In the 1990s, the last section of railroad to Anacortes was removed, and the tracks ended on March Point, which houses two oil refineries. Burlington Northern fell behind on their annual reports, and the tribe assumed the trains were carrying supplies to the refineries.

      But in 2012, reservation residents began to see 100-car trains—four times as long as the agreed maximum length. Then an Anacortes newspaper reported that the trains were carrying Bakken crude, a volatile oil that has figured in numerous train explosions in recent years, some of them deadly.

      Burlington Northern had not informed the tribe that the cars carried this new, dangerous cargo, and ignored tribal requests to desist. So last week, the tribe filed a lawsuit in federal court. The suit asks the court to reinforce the original car limit and to prohibit the transport of Bakken crude via rail across the reservation.

      “It’s not a matter of if another train will blow up; it’s a matter of when,” Brian Cladoosby, chairman of the Swinomish tribe, recently told me. “We want to make sure it doesn’t happen in our backyard.”

      Police helicopter view of Lac-Mégantic, Quebec, the day a Bakken oil train derailed, killing 47 people in 2013. Photograph courtesy of Sûreté du Québec.

      But while many Western communities are grasping for protection against dangerous shipments of crude oil, the Swinomish tribe has a unique instrument for getting it done.

      The instrument has to do with the way tribal trust lands work. Tribal trust land, unlike much off-reservation land, requires consent from both the federal government and the tribe before utilities and railroad companies can build infrastructure. But for a century, Burlington Northern and its predecessor companies broke this law by maintaining a railway on the Swinomish reservation without consent from either. In the late 1970s, the tribe sued the company for a century of trespass, reaching a settlement in 1991 that gave the company an easement for continued use of the railway, albeit with a few restrictions: No more than one train could cross the reservation per day in each direction, none could have more than 25 cars, and Burlington Northern would have to inform the tribe of the trains’ cargo at least once per year.

      Then came the Bakken boom, and with it a dramatic increase in traffic as trains rushed to carry oil from the Bakken to the West Coast, where ports could take the fuel to international markets. After seeing the traffic increase on their reservation, “the tribe had conversations with Burlington Northern,” says Stephen LeCuyer, director of the office of tribal attorney. “But in the meantime the tribe was seeing explosive derailments of Bakken oil trains, and reached the conclusion that they would not consent to an increase of over 25 cars per day.” After the tribe brought their concerns to Burlington Northern, the company said it wanted to negotiate. Meanwhile, the oil trains kept rolling.  That led to last week’s suit.

      Burlington Northern has yet to file their case, but in a statement, company spokesperson Gus Melonas argues that it has a legal obligation to carry the oil.  “As a common carrier, we are obligated under federal law to move all regulated products, which ensures the flow of interstate commerce,” he said in a statement.

      “The Easement Agreement includes a mechanism to address rail traffic volumes to meet shipper needs, and we have been working with the Swinomish Tribe for several years to resolve this issue.” The mechanism Melonas refers to is a stipulation in the agreement, wherein the tribe agrees not to “arbitrarily withhold permission to increase the number of trains or cars when necessary to meet shipper needs.”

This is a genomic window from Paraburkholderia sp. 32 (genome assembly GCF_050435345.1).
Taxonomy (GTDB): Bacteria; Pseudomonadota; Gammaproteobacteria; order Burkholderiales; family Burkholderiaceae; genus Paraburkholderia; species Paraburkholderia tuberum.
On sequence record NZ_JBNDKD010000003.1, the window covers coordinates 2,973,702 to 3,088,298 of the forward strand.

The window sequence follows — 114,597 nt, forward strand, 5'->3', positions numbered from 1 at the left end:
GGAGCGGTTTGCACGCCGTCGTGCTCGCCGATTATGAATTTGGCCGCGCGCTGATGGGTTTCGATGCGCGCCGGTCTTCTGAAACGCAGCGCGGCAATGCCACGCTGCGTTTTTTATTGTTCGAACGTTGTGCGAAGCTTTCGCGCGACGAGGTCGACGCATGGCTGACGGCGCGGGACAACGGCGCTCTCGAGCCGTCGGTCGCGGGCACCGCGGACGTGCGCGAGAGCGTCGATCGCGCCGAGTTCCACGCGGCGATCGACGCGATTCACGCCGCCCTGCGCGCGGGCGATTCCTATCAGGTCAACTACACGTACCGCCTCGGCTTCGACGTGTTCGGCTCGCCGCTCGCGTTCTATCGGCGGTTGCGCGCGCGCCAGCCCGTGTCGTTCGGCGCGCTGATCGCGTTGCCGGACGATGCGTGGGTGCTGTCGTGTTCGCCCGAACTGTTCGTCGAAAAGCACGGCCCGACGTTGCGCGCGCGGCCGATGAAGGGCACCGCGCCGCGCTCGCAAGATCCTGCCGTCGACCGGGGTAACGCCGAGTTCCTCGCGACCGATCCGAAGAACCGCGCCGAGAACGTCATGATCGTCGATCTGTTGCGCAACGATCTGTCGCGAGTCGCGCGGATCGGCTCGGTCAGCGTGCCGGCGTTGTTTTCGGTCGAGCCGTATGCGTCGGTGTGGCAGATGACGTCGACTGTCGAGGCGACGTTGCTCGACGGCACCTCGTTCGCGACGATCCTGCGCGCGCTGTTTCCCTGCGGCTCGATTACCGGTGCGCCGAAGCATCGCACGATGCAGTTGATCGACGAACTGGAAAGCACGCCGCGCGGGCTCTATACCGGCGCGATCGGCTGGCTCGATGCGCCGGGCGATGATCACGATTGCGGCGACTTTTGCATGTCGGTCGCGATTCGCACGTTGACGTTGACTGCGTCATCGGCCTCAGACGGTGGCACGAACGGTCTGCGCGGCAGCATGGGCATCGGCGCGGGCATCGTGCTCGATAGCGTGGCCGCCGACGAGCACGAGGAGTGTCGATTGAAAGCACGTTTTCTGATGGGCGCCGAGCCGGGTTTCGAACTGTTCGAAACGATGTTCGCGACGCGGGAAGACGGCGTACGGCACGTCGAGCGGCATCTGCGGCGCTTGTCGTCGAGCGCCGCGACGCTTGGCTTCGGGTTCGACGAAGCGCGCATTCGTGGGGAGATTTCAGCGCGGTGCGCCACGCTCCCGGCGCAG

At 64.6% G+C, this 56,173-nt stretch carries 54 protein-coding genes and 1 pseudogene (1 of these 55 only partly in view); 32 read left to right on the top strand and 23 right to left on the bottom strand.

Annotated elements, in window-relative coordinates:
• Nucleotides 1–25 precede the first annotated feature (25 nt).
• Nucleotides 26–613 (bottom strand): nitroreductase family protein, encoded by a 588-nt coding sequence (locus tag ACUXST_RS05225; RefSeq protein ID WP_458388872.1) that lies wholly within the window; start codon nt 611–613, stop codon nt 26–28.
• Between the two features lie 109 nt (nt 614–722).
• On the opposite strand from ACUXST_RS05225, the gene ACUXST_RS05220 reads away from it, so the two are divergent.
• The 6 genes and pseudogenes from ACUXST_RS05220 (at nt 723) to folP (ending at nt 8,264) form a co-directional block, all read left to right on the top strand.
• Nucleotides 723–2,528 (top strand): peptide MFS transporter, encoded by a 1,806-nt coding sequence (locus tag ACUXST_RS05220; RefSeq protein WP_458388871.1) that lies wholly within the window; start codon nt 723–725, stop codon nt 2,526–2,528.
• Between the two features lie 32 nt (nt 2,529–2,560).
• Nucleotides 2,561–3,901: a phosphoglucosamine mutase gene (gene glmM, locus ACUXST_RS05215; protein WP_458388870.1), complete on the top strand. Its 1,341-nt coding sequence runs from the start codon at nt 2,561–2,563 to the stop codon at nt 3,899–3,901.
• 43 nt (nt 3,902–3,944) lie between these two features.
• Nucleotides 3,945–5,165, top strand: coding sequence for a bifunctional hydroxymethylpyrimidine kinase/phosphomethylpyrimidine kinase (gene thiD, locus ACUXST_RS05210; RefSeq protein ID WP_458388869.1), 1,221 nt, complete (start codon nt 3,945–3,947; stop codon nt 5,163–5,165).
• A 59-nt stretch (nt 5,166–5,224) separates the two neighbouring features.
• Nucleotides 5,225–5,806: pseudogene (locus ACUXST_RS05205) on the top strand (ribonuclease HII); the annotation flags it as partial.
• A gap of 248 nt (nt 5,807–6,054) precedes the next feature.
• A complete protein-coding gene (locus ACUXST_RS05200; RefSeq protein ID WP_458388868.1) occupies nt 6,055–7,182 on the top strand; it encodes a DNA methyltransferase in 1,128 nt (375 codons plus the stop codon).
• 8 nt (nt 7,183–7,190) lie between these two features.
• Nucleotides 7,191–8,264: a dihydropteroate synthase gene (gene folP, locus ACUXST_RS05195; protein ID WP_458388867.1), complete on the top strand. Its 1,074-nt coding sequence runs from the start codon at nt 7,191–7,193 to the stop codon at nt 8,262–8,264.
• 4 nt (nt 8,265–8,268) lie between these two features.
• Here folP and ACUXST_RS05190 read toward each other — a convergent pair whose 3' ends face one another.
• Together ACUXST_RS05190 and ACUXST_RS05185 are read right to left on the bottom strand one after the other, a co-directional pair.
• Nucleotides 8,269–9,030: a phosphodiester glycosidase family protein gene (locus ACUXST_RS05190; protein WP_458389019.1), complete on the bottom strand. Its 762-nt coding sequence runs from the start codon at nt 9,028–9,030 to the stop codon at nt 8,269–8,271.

To the tribes, this mechanism is null. Given the dangerous nature of Bakken crude, the tribe is confident it’s not making an arbitrary decision “in any way,” LeCuyer says.

      Their complaint was filed with the U.S. District Court for the Western District of Washington, and was formally served on April 10. Burlington Northern must now file a response within 21 days of the formal complaint. At that point, the court will issue a schedule for hearings, and the case will eventually be decided by U.S. District Judge Robert Lasnik.

      Jan Hasselman, an attorney with Earthjustice, an environmental law group that has handled many cases related to oil transportation, said the Swinomish argument appears “airtight.”

      “BNSF made an agreement with them, and it violated that agreement,” he said. But Hasselman added that the case wouldn’t likely set a precedent for other communities. “Their agreement is pretty unique,” he said. “But this is yet another example of communities all across the country in different ways rising up to the threat of crude oil transportation.”

      Last week, the National Transportation Safety Board issued urgent recommendations calling for the improvement of unsafe oil-tank train cars. Politicians like Sen. Maria Cantwell, D-Washington, and Seattle Mayor Ed Murray, D, are calling for greater oil train safety.

      Earlier this year, Washington’s Quinault tribe was able to slow shipping of crude-by-rail near their reservation by challenging oil terminals that were being built without an environmental impact statement.

      Meanwhile, the Swinomish Tribe is also testifying against a Canadian pipeline that would carry crude oil to ports in the Salish Sea, the body of water that encompasses the Strait of Georgia, the Strait of Juan de Fuca, and the Puget Sound. Alternative forms of oil transportation, like pipelines and barges, may be safer to human communities, but they would still put fisheries at risk.

      “We, of course, always have concern about tankers hitting our reefs,” Cladoosby says. “Thank God that has never happened. We live on an island surrounded by water. We’ve lived here since time immemorial, and the Creator has blessed us with every species of wild salmon. We work very hard to take care of it.”

      Swinomish Chairman Brian Cladoosby and his father. Photograph courtesy of Flickr user Ecotrust.